115 Resources found
This is part one of a four-part series of blog posts, related to a recent article in CBI Reports, in which we sought to address several difficult questions related to facilitator identity in complex public disputes (see details in sidebar). In this post, we address the importance of understanding and navigating identity through an intersectional lens (i.e. acknowledging how multiple identity characteristics “intersect” and create different lived experiences for both stakeholders and facilitators), and doing so with humility and integrity. We recommend readers review the original CBI Reports article before proceeding.
If the scale of this year’s global health crisis, economic turbulence, social justice uprisings, and climate extremes indicates anything, it’s that there’s an undeniable need to move not just our hearts into a deeper understanding, but also our full selves into the work of greater change. In this blog, CBI Senior Mediator Merrick Hoben reflects on how to create spaces where meaningful and necessary dialogue can occur.
CBI Latin America Director David Plumb reflects on the unique challenges posed by convening while social distancing in the wake of Coronavirus.
In this post, CBI offers more specific tips about the kinds of online tools you can use to generate participant input, both when participants are online together, and over time.
CBI is employing four critical elements of its breakthrough collaboration framework – trust building, creativity, negotiation, and joint action – to support stakeholders who are facing what seem like intractable disagreements on a public issue. These ingredients are powerful catalysts for collaboration, but they beg the question: how do we get stakeholders to the table in the first place? Using a challenging case in a New Jersey community as an example, CBI Managing Directors David Fairman and Stacie Smith discuss enabling conditions and catalysts needed to bring parties together to consider the possibility of collaboration.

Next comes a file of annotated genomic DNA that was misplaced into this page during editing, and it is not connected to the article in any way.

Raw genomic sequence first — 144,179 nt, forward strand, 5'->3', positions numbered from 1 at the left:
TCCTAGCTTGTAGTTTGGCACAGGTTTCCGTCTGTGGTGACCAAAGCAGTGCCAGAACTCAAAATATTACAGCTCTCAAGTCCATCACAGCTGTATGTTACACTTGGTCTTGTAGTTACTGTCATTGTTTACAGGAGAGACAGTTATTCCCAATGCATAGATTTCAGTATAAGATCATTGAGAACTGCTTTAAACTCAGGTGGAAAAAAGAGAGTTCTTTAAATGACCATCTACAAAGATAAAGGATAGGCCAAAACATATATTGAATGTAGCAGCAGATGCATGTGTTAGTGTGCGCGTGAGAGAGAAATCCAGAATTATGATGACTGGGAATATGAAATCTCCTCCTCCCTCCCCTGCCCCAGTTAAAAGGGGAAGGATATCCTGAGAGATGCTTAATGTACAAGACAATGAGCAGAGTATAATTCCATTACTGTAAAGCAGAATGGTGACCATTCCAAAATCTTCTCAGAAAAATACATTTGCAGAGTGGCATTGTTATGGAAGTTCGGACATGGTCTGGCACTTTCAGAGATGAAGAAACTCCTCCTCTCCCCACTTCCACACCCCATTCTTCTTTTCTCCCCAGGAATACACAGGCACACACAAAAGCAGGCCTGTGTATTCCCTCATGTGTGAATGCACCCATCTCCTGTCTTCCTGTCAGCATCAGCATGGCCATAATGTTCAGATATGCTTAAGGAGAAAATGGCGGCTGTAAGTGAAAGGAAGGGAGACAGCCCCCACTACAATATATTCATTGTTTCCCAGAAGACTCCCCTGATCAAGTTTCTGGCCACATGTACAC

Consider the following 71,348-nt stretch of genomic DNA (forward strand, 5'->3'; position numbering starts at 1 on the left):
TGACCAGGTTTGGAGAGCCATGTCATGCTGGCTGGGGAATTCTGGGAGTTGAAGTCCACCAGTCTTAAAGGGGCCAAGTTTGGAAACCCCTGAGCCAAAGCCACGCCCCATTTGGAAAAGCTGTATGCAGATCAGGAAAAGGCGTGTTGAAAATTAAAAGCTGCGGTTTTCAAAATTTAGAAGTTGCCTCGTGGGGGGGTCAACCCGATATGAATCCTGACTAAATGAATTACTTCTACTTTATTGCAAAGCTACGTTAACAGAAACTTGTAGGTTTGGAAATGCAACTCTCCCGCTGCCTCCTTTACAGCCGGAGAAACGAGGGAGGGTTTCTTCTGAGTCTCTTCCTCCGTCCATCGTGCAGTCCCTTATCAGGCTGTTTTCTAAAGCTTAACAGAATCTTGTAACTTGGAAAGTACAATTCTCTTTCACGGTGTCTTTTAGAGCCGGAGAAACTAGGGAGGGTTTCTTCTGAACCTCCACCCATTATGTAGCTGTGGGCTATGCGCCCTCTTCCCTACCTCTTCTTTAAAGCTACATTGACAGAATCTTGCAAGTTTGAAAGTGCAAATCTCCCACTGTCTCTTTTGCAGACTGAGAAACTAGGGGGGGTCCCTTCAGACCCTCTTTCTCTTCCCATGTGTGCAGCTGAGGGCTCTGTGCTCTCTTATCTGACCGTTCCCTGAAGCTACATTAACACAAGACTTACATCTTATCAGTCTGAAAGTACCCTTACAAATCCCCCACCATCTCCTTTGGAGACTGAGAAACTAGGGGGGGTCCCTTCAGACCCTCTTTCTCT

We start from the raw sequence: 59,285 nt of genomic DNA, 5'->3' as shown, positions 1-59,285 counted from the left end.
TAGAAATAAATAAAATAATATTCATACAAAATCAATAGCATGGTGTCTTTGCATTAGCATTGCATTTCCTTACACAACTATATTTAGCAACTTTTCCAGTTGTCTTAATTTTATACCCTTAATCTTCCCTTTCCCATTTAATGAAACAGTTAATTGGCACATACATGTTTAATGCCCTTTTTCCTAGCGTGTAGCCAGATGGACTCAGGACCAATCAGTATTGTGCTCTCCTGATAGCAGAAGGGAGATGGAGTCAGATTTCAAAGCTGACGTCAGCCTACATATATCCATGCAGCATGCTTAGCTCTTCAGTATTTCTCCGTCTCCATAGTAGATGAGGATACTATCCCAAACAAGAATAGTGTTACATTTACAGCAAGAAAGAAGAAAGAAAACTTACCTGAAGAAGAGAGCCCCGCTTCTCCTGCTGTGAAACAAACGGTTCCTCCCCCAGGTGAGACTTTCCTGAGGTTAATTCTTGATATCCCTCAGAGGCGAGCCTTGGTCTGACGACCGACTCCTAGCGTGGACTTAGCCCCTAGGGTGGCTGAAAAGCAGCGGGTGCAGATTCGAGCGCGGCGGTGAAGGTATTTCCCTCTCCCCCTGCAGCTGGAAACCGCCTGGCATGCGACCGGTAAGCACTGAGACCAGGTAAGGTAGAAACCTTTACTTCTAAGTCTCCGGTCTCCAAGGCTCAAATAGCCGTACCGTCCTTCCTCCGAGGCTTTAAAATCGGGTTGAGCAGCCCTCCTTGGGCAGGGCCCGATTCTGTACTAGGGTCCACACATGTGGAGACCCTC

CBI’s vision is a world in which the most complex problems are solved through collaboration. In this era of high polarization on pressing public issues, creating strong partnerships to meet public challenges is more urgent, and more difficult. At CBI, we have been discussing the need for what we are calling "breakthrough collaboration" to help groups and organizations work together in situations where trust is low and there is no shared vision, yet the stakeholders know they need to work together over the long haul to tackle the challenge at hand. In this article, Managing Director David Fairman and Associate Managing Director Stacie Smith present CBI’s preliminary thinking on what it takes to advance breakthrough collaboration, and how the key ingredients can be blended to create sustainable solutions to seemingly intractable problems. We welcome your input as we continue to explore what it takes to achieve breakthrough collaboration!
How do fundamental issues of identity, justice, and power affect the facilitation of dialogue with groups that include individuals who have experienced injustice? How does one’s own identity as a facilitator affect the ability to remain neutral and help these groups address challenges? Managing Director Pat Field reflects on lessons learned from engagements over his 25 years as a facilitator and mediator.
Core to CBI’s mission is our belief that all who may be affected by a decision should have a voice in the conversation. Including the perspectives of marginalized or underrepresented populations is important morally, and practically, to ensure wise and durable agreements. CBI is engaging in a process to explore how well we are living the values of diversity, equity, and inclusion (DEI) in our organization and in our work. We offer some initial insights about how to thoughtfully undertake a DEI initiative.
Some of CBI's most rewarding projects have been with local committees that engage members of the community to make important decisions that affect that community or region. As CBI Senior Mediator Carri Hulet reflected on some of these facilitations, a number of insights and learnings surfaced about how to set up, support, and reward these volunteer bodies. Here are four suggestions for choosing the right people, setting the right expectations, and providing the right support right off the bat.
Central to the American Dream is the belief that through education and hard work, each generation can raise its standard of living, and create greater opportunities for the next. But over the past forty years, incomes for lower-wage workers have stagnated, and economic inequality has increased. Education and hard work are no longer a guarantee of upward mobility for lower-wage workers.
Facing growing pressure and concern to generate a strategy to address land and property issues in Marawi, the United Nations Development Programme (UNDP) turned to the Consensus Building Institute. CBI mediators have helped develop systems to manage post-conflict land and property issues in peace processes in Guatemala, Timor Leste, and Sri Lanka.
It’s hard to find an arena closer to people’s hearts than their schools. In Nicholas County, West Virginia, despite shrinking enrollment and tight budgets, the rival high schools in Richwood and Summersville have served as the centers of civic community life. So it wasn’t surprising that a proposal to consolidate the schools erupted in controversy and intense conflict.